As I explained in my last post, the castle was begun by Sir William ap Thomas, a veteran of the French wars, who grew wealthy through exploiting his position as a local agent of the Duke of York in south-east Wales. He began building the Great Tower in 1435 but he was never to see it completed, as ap Thomas died in 1445. The building work was continued by his son, William, who took the surname Herbert, and it subsequently became known as the Yellow Tower of Gwent. You may not be able to tell in these photos but the tower is constructed from sandstone that has a yellow tinge, hence the name. The keep is an unusual hexagonal plan which is clearly shown in the footprint of the floor as shown in the photo above. It is also surrounded by a water-filled moat as seen in the next photo.
The tower has it's own apron wall with small towers, the tops of which have been destroyed. I was intrigued however, to find a doorway in one of these towers leading down to the water (last and next photos). This was patently used to gain access to the moat, and could have been used for a number of reasons, the most mundane of which would be maintenance.
This massive tower was designed as a place of last resort in the first half of the 15th century and its gradual additions made it virtually impregnable. Much more of the original tower would be visible today were it not for the "slighting" by the parliamentarian forces after the siege of Raglan Castle in 1646. When Raglan was surrendered near the end of the Civil War, a decision was made to demolish the Tower completely. Men were set to work with pickaxes in an attempt to destroy it from the top. This failed, however and two sides were undermined until these partially collapsed. The impressive remains still stand - testimony to the great building skills of the day. The photo below really illustrates how thick the tower walls are, and shows where gap where the undermined walls once stood.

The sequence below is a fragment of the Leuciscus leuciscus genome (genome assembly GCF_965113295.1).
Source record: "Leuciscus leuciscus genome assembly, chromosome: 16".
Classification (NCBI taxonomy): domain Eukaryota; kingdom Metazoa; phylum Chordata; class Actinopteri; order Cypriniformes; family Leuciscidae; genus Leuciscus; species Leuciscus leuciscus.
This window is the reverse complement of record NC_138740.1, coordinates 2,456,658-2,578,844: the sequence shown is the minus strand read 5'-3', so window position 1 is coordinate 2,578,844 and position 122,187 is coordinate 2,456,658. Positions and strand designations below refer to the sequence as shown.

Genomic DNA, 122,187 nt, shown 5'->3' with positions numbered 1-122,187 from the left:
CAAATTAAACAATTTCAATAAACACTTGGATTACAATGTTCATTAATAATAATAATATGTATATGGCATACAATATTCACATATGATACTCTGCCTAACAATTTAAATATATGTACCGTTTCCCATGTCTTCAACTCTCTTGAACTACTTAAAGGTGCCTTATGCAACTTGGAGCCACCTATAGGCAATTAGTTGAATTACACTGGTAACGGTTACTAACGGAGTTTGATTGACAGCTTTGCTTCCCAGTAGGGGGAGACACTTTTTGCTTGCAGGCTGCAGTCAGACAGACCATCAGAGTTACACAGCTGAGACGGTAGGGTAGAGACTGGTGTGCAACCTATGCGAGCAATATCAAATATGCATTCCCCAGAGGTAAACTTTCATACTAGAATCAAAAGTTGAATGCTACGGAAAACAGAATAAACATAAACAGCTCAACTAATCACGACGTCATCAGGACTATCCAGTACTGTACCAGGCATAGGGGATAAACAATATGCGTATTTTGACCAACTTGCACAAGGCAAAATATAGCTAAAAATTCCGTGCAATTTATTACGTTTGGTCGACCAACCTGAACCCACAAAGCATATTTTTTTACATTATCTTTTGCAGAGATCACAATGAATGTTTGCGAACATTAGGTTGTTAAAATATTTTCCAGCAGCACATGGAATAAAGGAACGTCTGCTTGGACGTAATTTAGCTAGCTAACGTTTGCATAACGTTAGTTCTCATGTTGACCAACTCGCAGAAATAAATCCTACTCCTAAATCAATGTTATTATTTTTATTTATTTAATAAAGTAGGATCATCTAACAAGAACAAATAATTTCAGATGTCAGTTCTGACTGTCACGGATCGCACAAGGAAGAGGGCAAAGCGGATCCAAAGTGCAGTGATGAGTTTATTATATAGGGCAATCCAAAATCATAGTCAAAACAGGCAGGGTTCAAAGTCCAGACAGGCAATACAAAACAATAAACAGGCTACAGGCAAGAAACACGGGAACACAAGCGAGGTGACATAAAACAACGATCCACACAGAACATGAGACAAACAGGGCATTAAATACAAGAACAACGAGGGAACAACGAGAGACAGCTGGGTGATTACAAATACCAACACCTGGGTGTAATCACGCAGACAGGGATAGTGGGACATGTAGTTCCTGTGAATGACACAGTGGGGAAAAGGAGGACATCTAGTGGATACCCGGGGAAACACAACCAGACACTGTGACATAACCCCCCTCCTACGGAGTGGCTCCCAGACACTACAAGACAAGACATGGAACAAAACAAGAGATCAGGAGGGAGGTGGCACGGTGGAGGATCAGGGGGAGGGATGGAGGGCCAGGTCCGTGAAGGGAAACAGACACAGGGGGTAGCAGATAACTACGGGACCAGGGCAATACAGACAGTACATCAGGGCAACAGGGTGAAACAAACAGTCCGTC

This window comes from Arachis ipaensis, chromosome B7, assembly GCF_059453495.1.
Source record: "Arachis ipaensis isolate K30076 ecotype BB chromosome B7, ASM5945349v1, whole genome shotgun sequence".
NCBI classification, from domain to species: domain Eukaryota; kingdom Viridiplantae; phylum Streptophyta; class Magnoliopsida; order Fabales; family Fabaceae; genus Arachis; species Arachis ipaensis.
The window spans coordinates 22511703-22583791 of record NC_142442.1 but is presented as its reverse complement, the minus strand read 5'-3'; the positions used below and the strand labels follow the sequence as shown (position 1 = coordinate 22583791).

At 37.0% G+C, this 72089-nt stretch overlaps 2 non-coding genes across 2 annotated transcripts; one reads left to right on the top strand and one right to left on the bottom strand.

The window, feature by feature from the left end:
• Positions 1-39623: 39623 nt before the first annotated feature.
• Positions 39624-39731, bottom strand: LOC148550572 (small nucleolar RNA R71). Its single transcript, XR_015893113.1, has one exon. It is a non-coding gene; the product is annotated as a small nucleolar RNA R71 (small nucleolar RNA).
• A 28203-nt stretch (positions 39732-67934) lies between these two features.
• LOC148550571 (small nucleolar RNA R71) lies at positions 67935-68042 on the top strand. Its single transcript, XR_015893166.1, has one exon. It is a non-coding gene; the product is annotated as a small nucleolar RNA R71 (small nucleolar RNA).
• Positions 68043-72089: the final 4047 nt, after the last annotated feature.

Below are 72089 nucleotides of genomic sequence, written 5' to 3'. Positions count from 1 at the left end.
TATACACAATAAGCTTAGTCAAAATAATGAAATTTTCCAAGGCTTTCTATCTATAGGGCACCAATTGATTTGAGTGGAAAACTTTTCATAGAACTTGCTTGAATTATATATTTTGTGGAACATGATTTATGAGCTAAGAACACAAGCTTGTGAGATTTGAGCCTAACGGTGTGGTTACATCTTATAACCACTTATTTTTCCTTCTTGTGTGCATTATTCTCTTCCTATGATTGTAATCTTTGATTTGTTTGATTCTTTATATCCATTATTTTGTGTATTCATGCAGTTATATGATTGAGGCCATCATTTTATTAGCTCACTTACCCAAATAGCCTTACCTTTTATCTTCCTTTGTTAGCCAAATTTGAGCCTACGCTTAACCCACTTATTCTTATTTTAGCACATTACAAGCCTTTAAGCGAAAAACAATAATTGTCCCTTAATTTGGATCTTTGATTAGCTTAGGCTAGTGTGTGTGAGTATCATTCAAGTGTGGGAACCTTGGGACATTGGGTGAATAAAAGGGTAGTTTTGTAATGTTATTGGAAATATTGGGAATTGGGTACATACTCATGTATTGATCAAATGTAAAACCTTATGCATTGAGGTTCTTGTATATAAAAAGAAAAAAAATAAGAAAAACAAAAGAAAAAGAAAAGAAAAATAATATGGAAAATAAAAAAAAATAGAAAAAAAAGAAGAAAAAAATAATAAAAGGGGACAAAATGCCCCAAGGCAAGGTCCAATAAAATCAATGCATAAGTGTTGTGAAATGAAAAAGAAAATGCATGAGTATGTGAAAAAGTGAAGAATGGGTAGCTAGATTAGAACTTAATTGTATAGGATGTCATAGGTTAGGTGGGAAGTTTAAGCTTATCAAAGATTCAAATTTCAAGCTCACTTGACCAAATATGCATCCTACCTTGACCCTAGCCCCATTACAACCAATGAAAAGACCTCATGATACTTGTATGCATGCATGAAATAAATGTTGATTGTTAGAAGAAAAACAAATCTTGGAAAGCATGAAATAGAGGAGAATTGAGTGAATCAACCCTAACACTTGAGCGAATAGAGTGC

Interestingly, the castle started as a late medieval social statement, and ended as one of the strongest Royalist castles of the Civil War. It was not built specifically as a defence as the other great castles of Wales had been. Instead, it was designed mainly as a statement of wealth and influence. Within the Great Tower, there was a single large room to each floor, and the entire structure echoed the power and influence of its builder.
I had a really great time exploring the castle. As I was there in the morning there were very few other people around and the air seemed heavy with the passing of time and history. I would have loved to have seen it in it's full spendour - the walls would have been plastered, there would have been oak floors, ceilings and panelling, glazed windows, opulent furnishings (the castle even had it's own library which was destroyed in the seige - the loss of the books is recorded as a great historic loss), curtains, paintings and wall hangings. Today, you get a hint of it's past from the ruins. Raglan is one of my favourite castles and I really do recommend seeing it for yourself if you ever get the chance.
The floors and internal structure of the castle are now gone of course, but the main staircase still remains and visitors can climb the spiral to the top of the keep and are rewarded with a magnificent view of the rest of the castle and the Welsh countryside. The photo above shows the towers of the main gatehouse while the next photo shows the Fountain Court.